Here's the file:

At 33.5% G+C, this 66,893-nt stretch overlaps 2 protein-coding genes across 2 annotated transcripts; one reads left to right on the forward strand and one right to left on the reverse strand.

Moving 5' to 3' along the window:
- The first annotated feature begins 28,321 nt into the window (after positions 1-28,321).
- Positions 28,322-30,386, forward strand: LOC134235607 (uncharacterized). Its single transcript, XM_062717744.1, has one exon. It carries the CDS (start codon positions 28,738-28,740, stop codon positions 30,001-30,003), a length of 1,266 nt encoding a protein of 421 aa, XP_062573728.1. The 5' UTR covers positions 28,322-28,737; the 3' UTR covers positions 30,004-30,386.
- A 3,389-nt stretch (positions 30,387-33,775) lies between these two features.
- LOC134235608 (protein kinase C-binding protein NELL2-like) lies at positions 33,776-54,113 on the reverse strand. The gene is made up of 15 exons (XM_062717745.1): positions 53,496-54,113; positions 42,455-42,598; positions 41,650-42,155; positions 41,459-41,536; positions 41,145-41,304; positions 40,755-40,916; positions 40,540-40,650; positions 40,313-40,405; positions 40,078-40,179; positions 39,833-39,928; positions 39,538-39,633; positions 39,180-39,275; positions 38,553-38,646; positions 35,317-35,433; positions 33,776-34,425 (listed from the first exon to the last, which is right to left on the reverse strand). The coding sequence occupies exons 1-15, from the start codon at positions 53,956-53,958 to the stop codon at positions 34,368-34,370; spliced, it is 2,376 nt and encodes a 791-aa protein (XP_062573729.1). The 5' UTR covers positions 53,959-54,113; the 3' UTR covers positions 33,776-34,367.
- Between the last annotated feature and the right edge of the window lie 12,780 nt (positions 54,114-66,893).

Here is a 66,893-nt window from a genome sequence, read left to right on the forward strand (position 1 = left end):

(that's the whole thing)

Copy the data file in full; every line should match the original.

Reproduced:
At 33.5% G+C, this 66,893-nt stretch overlaps 2 protein-coding genes across 2 annotated transcripts; one reads left to right on the forward strand and one right to left on the reverse strand.

Moving 5' to 3' along the window:
- The first annotated feature begins 28,321 nt into the window (after positions 1-28,321).
- Positions 28,322-30,386, forward strand: LOC134235607 (uncharacterized). Its single transcript, XM_062717744.1, has one exon. It carries the CDS (start codon positions 28,738-28,740, stop codon positions 30,001-30,003), a length of 1,266 nt encoding a protein of 421 aa, XP_062573728.1. The 5' UTR covers positions 28,322-28,737; the 3' UTR covers positions 30,004-30,386.
- A 3,389-nt stretch (positions 30,387-33,775) lies between these two features.
- LOC134235608 (protein kinase C-binding protein NELL2-like) lies at positions 33,776-54,113 on the reverse strand. The gene is made up of 15 exons (XM_062717745.1): positions 53,496-54,113; positions 42,455-42,598; positions 41,650-42,155; positions 41,459-41,536; positions 41,145-41,304; positions 40,755-40,916; positions 40,540-40,650; positions 40,313-40,405; positions 40,078-40,179; positions 39,833-39,928; positions 39,538-39,633; positions 39,180-39,275; positions 38,553-38,646; positions 35,317-35,433; positions 33,776-34,425 (listed from the first exon to the last, which is right to left on the reverse strand). The coding sequence occupies exons 1-15, from the start codon at positions 53,956-53,958 to the stop codon at positions 34,368-34,370; spliced, it is 2,376 nt and encodes a 791-aa protein (XP_062573729.1). The 5' UTR covers positions 53,959-54,113; the 3' UTR covers positions 33,776-34,367.
- Between the last annotated feature and the right edge of the window lie 12,780 nt (positions 54,114-66,893).

Here is a 66,893-nt window from a genome sequence, read left to right on the forward strand (position 1 = left end):